Faculty visits to a teaching center, like the one where I work, fall into a predictable pattern: before the semester starts, some faculty members will need a refresher or first lesson on how to navigate the institution’s learning management system. By midsemester, faculty members will reach out to talk about subjects like assessment design, engagement and giving students feedback. As finals approach, they often contact us to discuss their end-of-semester assessments and grading. And once the semester concludes, one topic always comes across my desk: evaluations.
Without fail, I will have at least four or five conversations, if not more, about these assessments. Sometimes the faculty member wants to have someone else look at the raw data and summarize the findings. Other times they may have questions about the results and want a colleague in a nonevaluative space with whom they can talk them over.
Often, however, faculty members will come into my office when the evaluation comments or data have not aligned with their expectations, or when the comments are aggressive or unkind. Teaching is a passionate field, and we as educators care not just about our subject matter but also about the human beings in front of us whom we are educating. It can be challenging, if not heartbreaking, to process negative feedback about a semester’s worth of work that we have put our time, energy and heart into.
I’ve seen this be true whether the unexpected feedback comes from a single student or from an entire class. Sometimes an instructor can receive positive evaluation from most of their students, but the comments of just one can be devastating. Those comments keep us awake at night, making us wonder what we could have done differently or how a student could have written something that comes across as being mean-spirited rather than constructive.
From my own personal experience as an educator, I know such statements can be debilitating and discouraging. When I first started teaching, I felt the insecurity and anxiety around evaluations even more, as I worried about whether this kind of feedback would result in me losing my position as a contingent, adjunct faculty member. A student telling me that they wish they had never taken my class made me wonder how I had failed so badly at doing my job for that person.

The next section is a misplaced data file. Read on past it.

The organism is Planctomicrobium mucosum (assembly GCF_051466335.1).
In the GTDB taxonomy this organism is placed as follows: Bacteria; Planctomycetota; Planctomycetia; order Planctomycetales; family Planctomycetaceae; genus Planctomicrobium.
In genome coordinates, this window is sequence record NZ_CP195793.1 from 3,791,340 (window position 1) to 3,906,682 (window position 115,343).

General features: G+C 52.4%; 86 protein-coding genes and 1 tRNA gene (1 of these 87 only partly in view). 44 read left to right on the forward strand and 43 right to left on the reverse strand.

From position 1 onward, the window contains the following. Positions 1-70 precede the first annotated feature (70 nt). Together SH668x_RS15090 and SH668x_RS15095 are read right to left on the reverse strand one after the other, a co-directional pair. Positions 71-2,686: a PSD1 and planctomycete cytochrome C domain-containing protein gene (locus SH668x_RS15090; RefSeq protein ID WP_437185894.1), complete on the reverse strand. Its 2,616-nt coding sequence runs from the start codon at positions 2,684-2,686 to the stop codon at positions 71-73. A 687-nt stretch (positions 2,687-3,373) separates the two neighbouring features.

We know, too, that bias exists in teaching evaluations. That bias tends to affect minority faculty members and women especially, who, in many cases, are also having students challenge their authority in their classrooms. It makes us wonder, then, what is the goal of using teaching evaluations. Is it reflection upon the learning that has occurred in the classroom, or is it the perception of the faculty member’s character or personality by their students?
In a recent article, Len Gutkin references the initial purpose of student evaluations and notes that they were intended for faculty members’ self-reflection and “pedagogical improvement” rather than as a measure used for personnel decisions. He’s not alone in this questioning of the usage of evaluations with known flaws. Many faculty members with whom I’ve worked have struggled with whether and how to implement them in their classes.